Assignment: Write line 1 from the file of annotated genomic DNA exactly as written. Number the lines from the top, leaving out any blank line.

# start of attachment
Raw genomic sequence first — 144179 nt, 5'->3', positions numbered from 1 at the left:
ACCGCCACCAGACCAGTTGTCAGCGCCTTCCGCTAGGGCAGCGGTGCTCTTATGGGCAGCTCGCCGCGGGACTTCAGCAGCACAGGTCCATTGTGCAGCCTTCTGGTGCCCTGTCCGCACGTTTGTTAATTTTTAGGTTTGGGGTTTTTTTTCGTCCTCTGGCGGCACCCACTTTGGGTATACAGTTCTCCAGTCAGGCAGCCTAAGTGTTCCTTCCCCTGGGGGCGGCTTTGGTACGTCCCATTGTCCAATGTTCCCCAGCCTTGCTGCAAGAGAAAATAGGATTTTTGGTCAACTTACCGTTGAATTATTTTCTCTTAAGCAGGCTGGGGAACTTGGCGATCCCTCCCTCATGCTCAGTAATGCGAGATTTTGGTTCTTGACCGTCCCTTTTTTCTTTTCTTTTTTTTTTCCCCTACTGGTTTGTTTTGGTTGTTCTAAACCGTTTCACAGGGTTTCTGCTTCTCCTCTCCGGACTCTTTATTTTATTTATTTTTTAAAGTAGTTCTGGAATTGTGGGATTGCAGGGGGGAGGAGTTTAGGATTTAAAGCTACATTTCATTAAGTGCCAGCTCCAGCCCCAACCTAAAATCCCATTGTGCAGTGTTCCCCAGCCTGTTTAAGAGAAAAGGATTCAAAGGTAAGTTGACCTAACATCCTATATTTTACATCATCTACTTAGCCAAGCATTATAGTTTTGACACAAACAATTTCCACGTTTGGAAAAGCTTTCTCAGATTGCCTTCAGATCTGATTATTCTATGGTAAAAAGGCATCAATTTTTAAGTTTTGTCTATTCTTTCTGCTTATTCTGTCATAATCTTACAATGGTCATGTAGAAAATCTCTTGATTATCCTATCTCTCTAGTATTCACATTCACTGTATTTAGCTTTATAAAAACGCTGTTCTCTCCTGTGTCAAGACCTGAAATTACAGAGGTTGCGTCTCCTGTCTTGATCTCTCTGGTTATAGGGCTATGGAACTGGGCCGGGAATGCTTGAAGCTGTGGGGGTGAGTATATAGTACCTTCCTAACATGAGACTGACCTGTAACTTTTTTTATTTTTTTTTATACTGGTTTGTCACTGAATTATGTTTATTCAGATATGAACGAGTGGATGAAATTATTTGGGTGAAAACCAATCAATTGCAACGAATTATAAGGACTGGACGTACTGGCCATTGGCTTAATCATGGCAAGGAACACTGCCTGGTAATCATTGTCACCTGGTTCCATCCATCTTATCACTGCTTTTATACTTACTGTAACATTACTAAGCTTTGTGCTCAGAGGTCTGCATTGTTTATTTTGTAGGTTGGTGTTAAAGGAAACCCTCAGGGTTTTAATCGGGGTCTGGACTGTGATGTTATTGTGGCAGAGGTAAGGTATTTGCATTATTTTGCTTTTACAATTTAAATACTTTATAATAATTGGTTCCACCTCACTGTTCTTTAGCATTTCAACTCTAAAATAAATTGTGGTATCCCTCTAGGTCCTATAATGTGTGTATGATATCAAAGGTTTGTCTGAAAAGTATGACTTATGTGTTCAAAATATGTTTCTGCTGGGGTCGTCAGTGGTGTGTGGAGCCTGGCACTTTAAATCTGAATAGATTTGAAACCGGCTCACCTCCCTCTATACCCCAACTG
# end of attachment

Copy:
Raw genomic sequence first — 144179 nt, 5'->3', positions numbered from 1 at the left: